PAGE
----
This picture also demonstrates that, in light of my recent discussion of being bigendered, even when I'm shopping at a sporting goods store - which, not to gender stereotype, as women are just as interested in physical fitness as men, albeit sometimes in different forms, but being surrounded by sporting equipment and hunting and fishing and camping gear feels very male-centric (especially compared to the environment in, say, a department store) - I still like to look cute and girly and feminine. I've also noticed that this is the only kind of store I've come across that sells men's Speedos, though unfortunately in very limited varieties.

Friday, June 19, 2015


Fitness - it does a body good!

Thursday, June 18, 2015

Contemplating a Nudist-Friendly World

I suppose that a true nudist utopia would be a world (or at least a society) in which everyone is a nudist. Perhaps this would work in microcosm - like within the context of an enclosed nudist resort, but maybe extended to the level of a whole, functioning city (why do we not already have one of these?). And that would be nice. But it's a little much to expect the whole world to get on board with the nudist philosophy, especially if, like me, you believe in the virtue of diversity (as a direct consequence of liberty; i.e., the freedom of choice). As such, I would be perfectly content to settle for a world that simply tolerates the practices of those who do choose to go nude (responsibly, in reasonable contexts).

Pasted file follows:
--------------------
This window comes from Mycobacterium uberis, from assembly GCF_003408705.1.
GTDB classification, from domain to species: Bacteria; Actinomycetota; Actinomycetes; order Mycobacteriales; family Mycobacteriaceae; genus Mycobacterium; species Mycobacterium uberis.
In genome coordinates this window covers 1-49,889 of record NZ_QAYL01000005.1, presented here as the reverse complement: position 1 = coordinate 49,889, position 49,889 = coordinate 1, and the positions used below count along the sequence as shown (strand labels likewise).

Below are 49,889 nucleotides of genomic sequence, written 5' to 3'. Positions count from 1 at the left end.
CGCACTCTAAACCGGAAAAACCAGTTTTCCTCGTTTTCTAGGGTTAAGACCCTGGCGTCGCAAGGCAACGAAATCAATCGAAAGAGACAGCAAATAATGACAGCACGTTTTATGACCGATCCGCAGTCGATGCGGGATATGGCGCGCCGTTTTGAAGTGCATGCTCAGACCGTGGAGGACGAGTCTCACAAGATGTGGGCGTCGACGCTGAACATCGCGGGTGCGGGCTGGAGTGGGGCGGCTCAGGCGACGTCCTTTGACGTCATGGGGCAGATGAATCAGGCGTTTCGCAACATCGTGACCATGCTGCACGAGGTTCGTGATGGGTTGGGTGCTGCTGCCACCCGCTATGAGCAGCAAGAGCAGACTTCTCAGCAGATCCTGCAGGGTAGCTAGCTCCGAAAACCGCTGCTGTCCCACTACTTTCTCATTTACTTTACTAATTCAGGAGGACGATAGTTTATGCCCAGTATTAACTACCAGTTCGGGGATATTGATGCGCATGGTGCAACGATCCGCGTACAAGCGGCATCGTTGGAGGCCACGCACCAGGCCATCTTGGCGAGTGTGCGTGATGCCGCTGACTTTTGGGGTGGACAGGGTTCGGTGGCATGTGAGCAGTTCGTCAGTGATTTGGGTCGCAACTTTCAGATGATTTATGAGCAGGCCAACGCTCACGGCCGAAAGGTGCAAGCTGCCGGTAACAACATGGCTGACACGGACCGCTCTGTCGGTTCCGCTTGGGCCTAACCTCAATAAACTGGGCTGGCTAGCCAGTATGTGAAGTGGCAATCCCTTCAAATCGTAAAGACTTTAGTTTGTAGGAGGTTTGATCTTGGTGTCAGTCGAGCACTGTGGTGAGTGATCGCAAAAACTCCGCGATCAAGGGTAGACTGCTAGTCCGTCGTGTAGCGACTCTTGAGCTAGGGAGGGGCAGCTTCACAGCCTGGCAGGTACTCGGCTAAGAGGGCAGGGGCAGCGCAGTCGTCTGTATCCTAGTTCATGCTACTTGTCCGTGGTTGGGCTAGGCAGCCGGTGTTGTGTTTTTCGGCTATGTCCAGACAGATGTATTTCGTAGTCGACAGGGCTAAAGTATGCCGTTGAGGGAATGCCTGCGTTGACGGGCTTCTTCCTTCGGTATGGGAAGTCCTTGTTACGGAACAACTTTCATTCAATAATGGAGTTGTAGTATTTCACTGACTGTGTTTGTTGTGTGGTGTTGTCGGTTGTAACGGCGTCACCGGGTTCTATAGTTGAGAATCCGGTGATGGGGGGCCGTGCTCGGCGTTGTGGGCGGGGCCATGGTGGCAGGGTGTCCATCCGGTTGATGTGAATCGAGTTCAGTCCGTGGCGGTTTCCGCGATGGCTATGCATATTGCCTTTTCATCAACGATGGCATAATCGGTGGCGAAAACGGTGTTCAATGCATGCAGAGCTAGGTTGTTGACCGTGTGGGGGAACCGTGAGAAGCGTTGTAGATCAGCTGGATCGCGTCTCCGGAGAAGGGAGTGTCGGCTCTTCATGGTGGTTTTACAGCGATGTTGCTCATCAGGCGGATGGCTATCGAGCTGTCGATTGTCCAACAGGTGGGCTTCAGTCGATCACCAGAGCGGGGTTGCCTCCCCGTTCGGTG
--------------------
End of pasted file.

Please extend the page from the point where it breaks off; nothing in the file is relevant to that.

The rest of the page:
Which is to say that this society would not consist of everybody being nude all of the time. Not even nudists at nudist resorts are nude all of the time. If you don't want to be nude in public, then by all means, wear clothes. And those who are nude would still have to follow the basic rules of etiquette that are already hard-coded into the nudist experience. Particularly, this would mean no sexual shenanigans, and carrying a towel when necessary, to use when sitting down - especially on public chairs and benches, and the like.